• 24:17 Cory: I’ve done this on a very small scale. It wasn’t a mastermind group or anything, but I had an accountability partner, and that’s pretty much what we would do. We would update each other. We would say, “This is what’s going on. This is what I did since last time.” Then we would talk about goals, although we would usually save those for a separate call. We would do one call for updates, what didn’t work, what challenges we have, and what we didn’t accomplish. That goes under updates.
  • 24:49 Commitments. “What are you going to do by the time we call again? I’m going to ask you. Are you going to have it done?” I’ve done that with an accountability partner, but we usually do a separate call for goals where we zoom out and ask each other whether everything we’ve been doing is really helping us get where we want to be. I’ve done it on a small scale with accountability partners, but I’d love to do it with a group of people and get different perspectives.
  • 25:18 Sean: I really do recommend that, even with an accountability partner, you put it all into one. You could do the same thing here with an accountability partner: updates, goals, challenges, and commitments. The reason you’d want it all in one is because there’s no point in talking about how things have gone and what you’re going to do before you’ve decided what your goals are. Those are the four sections.
  • Unsolicited Advice

  • 25:42 The bonus is a session we call Unsolicited Advice (Related: seanwes podcast e209 Unsolicited Advice—Recap of A Mastermind Retreat). This is something we started doing in our mastermind group. Normally, you wouldn’t want to go out in the world and say, “Hey, your hair doesn’t look that great,” because it just offends people.
  • 25:59 Typically, you don’t want to give people unsolicited advice. If they’re like, “Hey, do I look fat?” You could say, “No.” You should say no. That’s always the answer. You only answer if people are asking for advice, except in this very special session we’ve crafted and we’ve specifically set the expectations for. We’re going to go into a session where everyone in the mastermind group gets to talk about you as if you’re not in the room. You can’t talk. All you can do is take notes.
  • 26:39 You have to know these people. You have to have a reputation and a relationship with these people. You need to know where they’re coming from and you need to know that they have your best interest in mind. Maybe they don’t always have the context, and maybe the things they say don’t necessarily apply. The point is to get you to think. Even if you disagree with someone, write down why you disagree. Write down why this thing is important to you. Write down why you might be wrong and what you could do differently.
  • 27:06 You set a timer. It’s actually really quick. It’s maybe 10, maybe 15 minutes. There are six of us, let’s say. You’re in the group, Cory, and we do Cory’s unsolicited advice session. We start the timer, and you only do this after you’ve done the actual session. I should back up a little bit. I gave you the outline for the session.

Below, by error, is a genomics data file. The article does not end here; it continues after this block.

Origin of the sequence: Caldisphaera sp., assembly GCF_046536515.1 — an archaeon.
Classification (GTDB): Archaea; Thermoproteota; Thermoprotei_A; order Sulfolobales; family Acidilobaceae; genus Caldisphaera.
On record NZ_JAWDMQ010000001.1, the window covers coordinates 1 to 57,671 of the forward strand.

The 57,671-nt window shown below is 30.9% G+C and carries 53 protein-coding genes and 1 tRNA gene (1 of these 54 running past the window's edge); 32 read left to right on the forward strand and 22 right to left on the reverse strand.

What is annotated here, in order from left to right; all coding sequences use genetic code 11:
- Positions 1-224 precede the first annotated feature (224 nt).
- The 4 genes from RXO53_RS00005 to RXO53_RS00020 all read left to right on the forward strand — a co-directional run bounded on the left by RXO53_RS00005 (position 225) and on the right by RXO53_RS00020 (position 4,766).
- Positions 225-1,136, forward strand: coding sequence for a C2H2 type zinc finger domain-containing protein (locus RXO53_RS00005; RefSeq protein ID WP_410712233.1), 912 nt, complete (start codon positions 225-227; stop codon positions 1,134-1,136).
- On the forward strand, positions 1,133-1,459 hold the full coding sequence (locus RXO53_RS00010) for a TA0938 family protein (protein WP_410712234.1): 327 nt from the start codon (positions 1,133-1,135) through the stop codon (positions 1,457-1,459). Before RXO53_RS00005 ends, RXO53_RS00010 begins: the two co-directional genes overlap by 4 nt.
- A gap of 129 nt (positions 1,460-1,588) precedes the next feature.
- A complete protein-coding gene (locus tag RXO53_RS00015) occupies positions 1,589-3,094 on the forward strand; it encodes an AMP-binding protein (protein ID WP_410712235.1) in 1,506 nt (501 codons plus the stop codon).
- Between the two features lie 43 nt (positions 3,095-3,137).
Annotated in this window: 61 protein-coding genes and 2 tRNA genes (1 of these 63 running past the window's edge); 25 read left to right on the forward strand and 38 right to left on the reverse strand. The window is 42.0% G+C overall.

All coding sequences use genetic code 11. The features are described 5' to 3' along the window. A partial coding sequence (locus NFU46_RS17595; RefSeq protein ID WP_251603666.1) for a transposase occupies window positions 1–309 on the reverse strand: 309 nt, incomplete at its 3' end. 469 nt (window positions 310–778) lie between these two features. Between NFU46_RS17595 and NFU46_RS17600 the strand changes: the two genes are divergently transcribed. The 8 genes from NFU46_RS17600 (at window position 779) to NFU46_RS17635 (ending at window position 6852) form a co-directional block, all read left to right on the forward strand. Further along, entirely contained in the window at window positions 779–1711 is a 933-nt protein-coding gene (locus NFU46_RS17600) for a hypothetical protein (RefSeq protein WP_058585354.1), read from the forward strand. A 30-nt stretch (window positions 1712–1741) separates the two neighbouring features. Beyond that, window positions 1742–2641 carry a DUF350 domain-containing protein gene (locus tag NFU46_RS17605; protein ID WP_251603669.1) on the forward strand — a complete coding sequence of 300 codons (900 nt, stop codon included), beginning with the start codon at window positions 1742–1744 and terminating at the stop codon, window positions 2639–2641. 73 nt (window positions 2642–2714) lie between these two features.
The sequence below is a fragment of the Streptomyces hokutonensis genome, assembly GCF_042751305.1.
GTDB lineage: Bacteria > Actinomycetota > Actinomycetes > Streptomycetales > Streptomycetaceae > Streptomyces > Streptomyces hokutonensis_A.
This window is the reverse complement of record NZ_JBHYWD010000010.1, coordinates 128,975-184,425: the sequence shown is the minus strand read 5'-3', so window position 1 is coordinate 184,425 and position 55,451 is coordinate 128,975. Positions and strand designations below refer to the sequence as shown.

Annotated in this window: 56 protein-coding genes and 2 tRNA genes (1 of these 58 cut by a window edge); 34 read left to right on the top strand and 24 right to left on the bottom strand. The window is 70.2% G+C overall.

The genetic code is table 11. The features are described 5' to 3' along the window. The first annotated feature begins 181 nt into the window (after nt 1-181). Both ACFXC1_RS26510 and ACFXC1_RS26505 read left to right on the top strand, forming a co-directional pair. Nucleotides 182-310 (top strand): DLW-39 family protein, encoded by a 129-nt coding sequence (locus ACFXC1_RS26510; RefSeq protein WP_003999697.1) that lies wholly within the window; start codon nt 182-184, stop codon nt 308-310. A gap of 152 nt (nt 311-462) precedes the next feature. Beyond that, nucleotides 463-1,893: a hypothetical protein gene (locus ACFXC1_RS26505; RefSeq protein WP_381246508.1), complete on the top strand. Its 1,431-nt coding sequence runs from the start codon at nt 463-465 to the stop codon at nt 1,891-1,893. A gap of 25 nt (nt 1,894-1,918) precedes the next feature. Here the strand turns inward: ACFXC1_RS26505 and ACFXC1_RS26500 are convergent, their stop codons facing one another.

• You should share updates, goals, challenges, and commitments in your mastermind meetings.

  • 27:49 This is for one person. This is why it takes many days if you have a decent-sized group. You can’t do six-one and a half hour sessions in a day. You just can’t. It’s very intense. You have to have breaks and eat. It’s too much. 90 minutes is a good session. I wouldn’t go more than that, but I wouldn’t go less than an hour. You get into the challenges, the things that are keeping you from getting to your goals, and everyone basically works on you and your business as if it was them.
  • 28:23 You’ve got your own challenges in your own business. You’re thinking, “How do I do this? I need to fire this person. I need to hire a new person. How are we making money? How are we investing money? What are we trying? What’s working? What’s not working? How can we do more of that?” You’re always in this world.
  • 28:40 You’re always working on these things. Very rarely are you working on someone else’s business, and very rarely are other people working on your business. That’s what makes this so special. You’ve shared all of the details and the information people need to give you advice, and then they just brainstorm on your session. They bring their own experience to bear. They say, “I did advertising, so I would do it this way, because I did that and it didn’t work.” They’re just working on your business.
  • 29:08 You’ve got half a dozen people working on your business as if it was their own, and it’s amazing. It’s intense. You’re going to be taking a lot of notes and sharing with people. You go around and you do these sessions for each person. Again, I recommend you do it in person. I recommend you get a retreat, because this is going to be invaluable to you. If you’re doing it in weekly calls or however often and you do one at a time, this could happen over the course of months. You do one person’s deep dive session and then another person’s.
  • 29:42 The problem with doing it over the course of months is that things are not as fresh. If you do each person’s session one week, it’s going to take you a month or two to get through everyone’s session before you get to unsolicited advice. By then, it’s been months since you got your advice. You’re probably applying some of it. You don’t have the clarity of what advice you might get from people in the unsolicited advice session. I really like the in person aspect.